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Saturday, 2 May 2015

Content - a deposed king

Choosing my regular blog for this response to #rhizo15 week 3. Dave's post raised questions around  content in learning. I have several different angles to bring to this. 




Firstly a discovery I made shortly after I started to work in an HE teaching context. I discovered that my colleagues teaching language undergraduates consider themselves to be content experts. This is distinct from those of us who are language teachers on Institution-wide language programmes teaching undregrads of subjects other than language (maths, politics etc). This really confused me. Surely they, like I and my colleagues were teaching language - just with a slightly different focus. I was certainly unaware of this distinction when I was an undergraduate studying French. I was clear I was learning the language whilst using sociological or literary sources. I completely accept that they are more up to date on the detail of social trends or literary criticism according to their research focus, whereas we focus on approaches to learning and metacognition - skills acquisition. 

Secondly, the saying when commercialisation of web first came about was content is king. Marketting was all about creating interest in your brand, finding interesting content to integrate in your website that would attract visitors. Companies paid big money to buy from content producers and associate it with their brand. This was "click bait". This was described by Steve Wheeler on his blog post ...context is king

Steve always has a knack for getting to the root of the issue. This post  was the pointer to making content open - he says "In education, if all learners receive is content, content, content, then they will be... well, discontent."  If content matters in education, what matters most I believe is that it is open. Open educational resources can lead to all sorts of unexpected (and usually positive) things. Those who find it can repurpose, remix, share and build new learning, contributing to the constant evolution of their Community of Practice. Creatve Commons licensing will be crucial to this. The rhizome in action...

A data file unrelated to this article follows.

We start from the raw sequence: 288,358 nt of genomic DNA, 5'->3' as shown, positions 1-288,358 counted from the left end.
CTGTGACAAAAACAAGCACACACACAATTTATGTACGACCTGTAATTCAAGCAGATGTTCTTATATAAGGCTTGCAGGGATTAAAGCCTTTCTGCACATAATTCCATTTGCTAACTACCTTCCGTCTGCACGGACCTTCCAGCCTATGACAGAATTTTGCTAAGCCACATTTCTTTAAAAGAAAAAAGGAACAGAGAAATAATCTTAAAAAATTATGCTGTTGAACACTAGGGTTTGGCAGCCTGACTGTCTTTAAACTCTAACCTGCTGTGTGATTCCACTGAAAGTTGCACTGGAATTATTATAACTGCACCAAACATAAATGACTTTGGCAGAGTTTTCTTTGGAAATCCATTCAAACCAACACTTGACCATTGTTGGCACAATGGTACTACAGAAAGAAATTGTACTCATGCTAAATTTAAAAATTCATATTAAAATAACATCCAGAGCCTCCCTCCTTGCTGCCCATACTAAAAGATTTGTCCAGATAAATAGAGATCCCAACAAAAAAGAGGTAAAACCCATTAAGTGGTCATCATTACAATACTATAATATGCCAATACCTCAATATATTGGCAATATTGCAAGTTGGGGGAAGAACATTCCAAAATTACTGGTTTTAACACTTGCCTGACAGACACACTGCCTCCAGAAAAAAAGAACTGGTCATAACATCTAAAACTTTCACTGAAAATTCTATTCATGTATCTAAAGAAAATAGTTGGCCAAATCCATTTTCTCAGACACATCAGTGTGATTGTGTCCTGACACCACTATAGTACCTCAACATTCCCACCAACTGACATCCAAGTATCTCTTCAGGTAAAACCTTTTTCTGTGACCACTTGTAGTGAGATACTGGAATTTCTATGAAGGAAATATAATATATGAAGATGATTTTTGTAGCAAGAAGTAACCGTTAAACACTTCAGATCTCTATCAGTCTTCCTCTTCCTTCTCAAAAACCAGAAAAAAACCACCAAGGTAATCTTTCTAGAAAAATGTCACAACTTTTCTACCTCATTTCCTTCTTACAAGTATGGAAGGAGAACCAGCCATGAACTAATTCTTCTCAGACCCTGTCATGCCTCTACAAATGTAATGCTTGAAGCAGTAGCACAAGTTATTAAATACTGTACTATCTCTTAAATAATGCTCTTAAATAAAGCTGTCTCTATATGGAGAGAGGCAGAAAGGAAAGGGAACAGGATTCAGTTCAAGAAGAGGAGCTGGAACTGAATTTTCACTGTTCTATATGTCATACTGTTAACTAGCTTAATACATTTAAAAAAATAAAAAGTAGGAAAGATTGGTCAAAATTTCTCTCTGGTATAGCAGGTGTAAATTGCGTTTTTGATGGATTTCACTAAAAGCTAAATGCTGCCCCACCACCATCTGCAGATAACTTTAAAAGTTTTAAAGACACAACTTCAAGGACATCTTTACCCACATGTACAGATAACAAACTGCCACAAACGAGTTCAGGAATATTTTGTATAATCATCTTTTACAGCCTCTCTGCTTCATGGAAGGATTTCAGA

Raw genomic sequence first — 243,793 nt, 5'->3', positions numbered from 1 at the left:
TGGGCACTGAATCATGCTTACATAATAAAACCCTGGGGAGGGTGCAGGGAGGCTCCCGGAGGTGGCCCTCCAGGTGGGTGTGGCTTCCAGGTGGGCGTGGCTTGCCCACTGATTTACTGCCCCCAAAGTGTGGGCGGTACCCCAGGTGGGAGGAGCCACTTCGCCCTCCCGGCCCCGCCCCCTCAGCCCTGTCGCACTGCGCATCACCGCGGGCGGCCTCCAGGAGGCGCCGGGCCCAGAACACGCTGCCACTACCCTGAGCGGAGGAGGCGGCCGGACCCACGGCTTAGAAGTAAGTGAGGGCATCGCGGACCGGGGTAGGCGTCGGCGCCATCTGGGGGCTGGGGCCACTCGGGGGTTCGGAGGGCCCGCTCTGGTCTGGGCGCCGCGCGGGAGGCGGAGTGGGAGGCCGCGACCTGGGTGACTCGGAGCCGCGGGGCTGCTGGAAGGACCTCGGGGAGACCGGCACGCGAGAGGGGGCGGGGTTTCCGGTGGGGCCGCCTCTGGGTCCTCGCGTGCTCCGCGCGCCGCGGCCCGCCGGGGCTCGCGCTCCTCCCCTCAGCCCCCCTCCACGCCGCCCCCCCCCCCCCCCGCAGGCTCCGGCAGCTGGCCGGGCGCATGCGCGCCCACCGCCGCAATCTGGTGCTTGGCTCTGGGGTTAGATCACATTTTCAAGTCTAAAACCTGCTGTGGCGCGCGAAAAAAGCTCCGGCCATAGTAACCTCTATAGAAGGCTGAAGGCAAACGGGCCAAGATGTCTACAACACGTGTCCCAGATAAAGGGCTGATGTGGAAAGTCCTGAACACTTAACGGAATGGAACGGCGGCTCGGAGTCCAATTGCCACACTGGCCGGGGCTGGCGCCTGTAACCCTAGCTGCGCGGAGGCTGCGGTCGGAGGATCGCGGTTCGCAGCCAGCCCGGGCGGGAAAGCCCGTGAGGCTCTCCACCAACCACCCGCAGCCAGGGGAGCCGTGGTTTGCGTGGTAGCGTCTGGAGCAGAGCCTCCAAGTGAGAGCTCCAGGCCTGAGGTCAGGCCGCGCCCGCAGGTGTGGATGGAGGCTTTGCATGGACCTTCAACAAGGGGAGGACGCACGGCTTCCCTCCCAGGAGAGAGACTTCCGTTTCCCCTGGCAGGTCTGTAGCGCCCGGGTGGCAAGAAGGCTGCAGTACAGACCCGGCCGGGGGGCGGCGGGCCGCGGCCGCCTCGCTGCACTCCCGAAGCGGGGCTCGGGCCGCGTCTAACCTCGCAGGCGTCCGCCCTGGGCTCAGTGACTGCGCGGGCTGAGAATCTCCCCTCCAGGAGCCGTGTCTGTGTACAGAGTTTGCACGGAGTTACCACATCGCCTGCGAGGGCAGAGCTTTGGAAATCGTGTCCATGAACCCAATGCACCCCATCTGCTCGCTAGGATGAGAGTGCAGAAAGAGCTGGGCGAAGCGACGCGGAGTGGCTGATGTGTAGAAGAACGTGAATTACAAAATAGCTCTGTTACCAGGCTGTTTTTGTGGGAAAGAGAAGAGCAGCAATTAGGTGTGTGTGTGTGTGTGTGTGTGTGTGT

Finally for the reason for me that content is the deposed king and context rules, again I am returning to another post from Steve. As educators we can find content, we can select and curate the best of that content but what really matters is the context we provide for learning. This is where great teaching happens. Get that wrong and essentially learners are finding their own way (or not, you may have lost them). 

I am grateful to Steve that he is an Open Educational practitioner, all his posts are available CC BY or CC BY SA. If you are an educator and that means nothing to you take a look at Education Creative Commons You need to know. Don't let content to be bought and sold, learning, like the web must be available to all. 

"Content is people" says Dave. Content in the contexts above is just stuff - a document, a book, a video, a "learning object". Used by managers as this is something they can measure. Does a course have content? Yup, 3 book chapters, 12 videos and a set of quizes. Lets not assume that access to content = great learning experience. That is clearly style over substance. The interactions we have - the context - is clearly more important.